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Where there is no law, but every man does what is right in his own eyes, there is the least of real liberty
Henry M. Robert

Remembering Mykola Khvyliovyi

16 December, 2003 - 00:00

On December 13, 1893, 110 years ago, Nikolai FitilСv, who would make history under the penname of Mykola Khvyliovyi, was born. Ukraine has never asked many questions about where one came from, in this case of a writer of clearly Russian origin, if only one wanted to traverse the road together with Ukraine. Of the many tragedies Ukraine suffered in the terrible year of 1933, one of the greatest happened on May 13 of that year, when Mykola Khvyliovyi put a bullet through his head, symbolically marking the end of the period remembered as the rozstriliane vidrodzhennia, literally the renaissance that was put in front of the firing squad. The literary rebirth that accompanied the decade of Ukrainization (1923- 1933) was intimately bound up with a phenomenon, still poorly understood in Ukraine, that of national communism, through which Ukrainian Communists sought their own national road to socialism within the context of the early Soviet Union. Both ended tragically in the whirlwind of the Holodomor famine-genocide of 1932-33.

Khvyliovyi ended his life six months short of his fortieth birthday. It was a terrible time, a time of death and destruction that only be described as the murder of everything productive and creative in the Ukraine that had hitherto existed in what was then the Ukrainian SSR. There is a phrase that occurs over and over in the Ukrainian literature of the 1920s; morituri te salutant, the ritual Latin phrase of the Roman gladiators, those who go to their deaths salute you. Not only Khvyliovyi went to his death. Almost all of the literary revival of his generation were either killed, repressed, forced into emigration, or otherwise silenced. Yet, one of the handful that survived, Yury Smolych, wrote over thirty years ago that all of his generation recognized Khvyliovyi as their elder brother, elder not in years but in talent. The Ukrainian Revolution produced a situation reminiscent of Dickens’ description of the French: the best of times and the worst of times. Khvyliovyi led a generation that tried to create a new world only to be offered up to the idol they had created.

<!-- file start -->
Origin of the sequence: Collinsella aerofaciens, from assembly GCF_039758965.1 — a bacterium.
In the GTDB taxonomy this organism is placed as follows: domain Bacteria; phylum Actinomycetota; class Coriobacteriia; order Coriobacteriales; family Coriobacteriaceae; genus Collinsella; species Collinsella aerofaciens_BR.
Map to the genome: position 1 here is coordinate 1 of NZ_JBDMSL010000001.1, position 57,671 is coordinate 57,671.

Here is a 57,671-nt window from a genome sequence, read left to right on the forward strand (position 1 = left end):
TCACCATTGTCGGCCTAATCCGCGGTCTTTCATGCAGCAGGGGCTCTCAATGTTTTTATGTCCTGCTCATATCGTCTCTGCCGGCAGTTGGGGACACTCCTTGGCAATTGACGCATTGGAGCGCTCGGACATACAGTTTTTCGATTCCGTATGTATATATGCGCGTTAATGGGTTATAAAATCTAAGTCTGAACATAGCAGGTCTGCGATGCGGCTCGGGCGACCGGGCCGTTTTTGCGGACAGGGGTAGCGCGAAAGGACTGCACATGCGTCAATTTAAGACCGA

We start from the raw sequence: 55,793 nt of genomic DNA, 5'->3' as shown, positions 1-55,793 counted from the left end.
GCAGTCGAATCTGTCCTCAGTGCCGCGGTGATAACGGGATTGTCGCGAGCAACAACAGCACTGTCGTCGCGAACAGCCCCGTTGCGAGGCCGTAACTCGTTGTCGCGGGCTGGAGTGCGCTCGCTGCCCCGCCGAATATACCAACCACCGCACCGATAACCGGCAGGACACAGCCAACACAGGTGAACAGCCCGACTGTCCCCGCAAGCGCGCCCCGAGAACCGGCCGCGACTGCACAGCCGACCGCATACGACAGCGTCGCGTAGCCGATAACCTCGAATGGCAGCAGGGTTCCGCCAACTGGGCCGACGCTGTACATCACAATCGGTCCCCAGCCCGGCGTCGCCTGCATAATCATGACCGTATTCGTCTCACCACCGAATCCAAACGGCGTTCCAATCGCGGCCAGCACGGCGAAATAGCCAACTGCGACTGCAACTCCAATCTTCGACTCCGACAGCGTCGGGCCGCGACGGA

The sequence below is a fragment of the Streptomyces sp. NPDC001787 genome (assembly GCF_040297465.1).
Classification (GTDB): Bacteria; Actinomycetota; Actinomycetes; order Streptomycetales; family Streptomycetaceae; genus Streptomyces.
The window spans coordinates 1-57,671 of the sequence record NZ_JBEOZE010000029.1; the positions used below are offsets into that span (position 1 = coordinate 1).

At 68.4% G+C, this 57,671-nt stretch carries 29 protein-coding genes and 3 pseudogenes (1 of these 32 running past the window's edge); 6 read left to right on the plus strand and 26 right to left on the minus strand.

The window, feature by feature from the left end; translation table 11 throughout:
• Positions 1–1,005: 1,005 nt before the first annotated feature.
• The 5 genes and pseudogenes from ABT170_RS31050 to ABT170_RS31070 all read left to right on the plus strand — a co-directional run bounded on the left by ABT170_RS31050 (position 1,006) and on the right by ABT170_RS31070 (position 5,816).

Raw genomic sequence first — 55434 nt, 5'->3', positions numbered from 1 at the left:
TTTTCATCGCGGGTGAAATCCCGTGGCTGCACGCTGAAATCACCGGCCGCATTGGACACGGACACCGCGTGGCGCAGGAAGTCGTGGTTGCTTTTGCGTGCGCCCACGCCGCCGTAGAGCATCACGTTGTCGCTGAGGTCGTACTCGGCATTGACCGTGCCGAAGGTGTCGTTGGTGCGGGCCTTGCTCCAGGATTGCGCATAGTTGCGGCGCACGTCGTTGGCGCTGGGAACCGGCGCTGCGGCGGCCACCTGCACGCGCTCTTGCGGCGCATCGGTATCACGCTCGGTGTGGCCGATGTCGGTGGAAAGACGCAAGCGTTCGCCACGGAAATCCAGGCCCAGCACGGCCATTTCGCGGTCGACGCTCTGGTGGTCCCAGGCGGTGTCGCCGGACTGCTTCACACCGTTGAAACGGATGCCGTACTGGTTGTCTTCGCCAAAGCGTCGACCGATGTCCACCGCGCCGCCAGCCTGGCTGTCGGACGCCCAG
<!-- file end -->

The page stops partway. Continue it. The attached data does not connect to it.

The rozstriliane vidrodzhennia was a golden age for modern Ukrainian literature and in general for what was called the Ukrainian cultural process. Essentially what had happened was this: in 1923 at its Twelfth Congress, the All-Union Communist Party (bolshevik) (VKP{b}) made a major bid for non-Russian support by adopting a policy called indigenization (korenizatsiya) by literally taking root in soil inhabited by non-Russian peoples, and since the Ukrainians were by far the largest of those peoples and their country the most important, the Ukrainian version of that policy, known as Ukrainization, went farther and deeper, which is one reason why its suppression cost the destruction of the hitherto existing Communist Party cadres in Ukraine, the intelligentsia that had grown up loyal to the national communist regime, and the millions of innocent villagers who were starved to death in the Holodomor.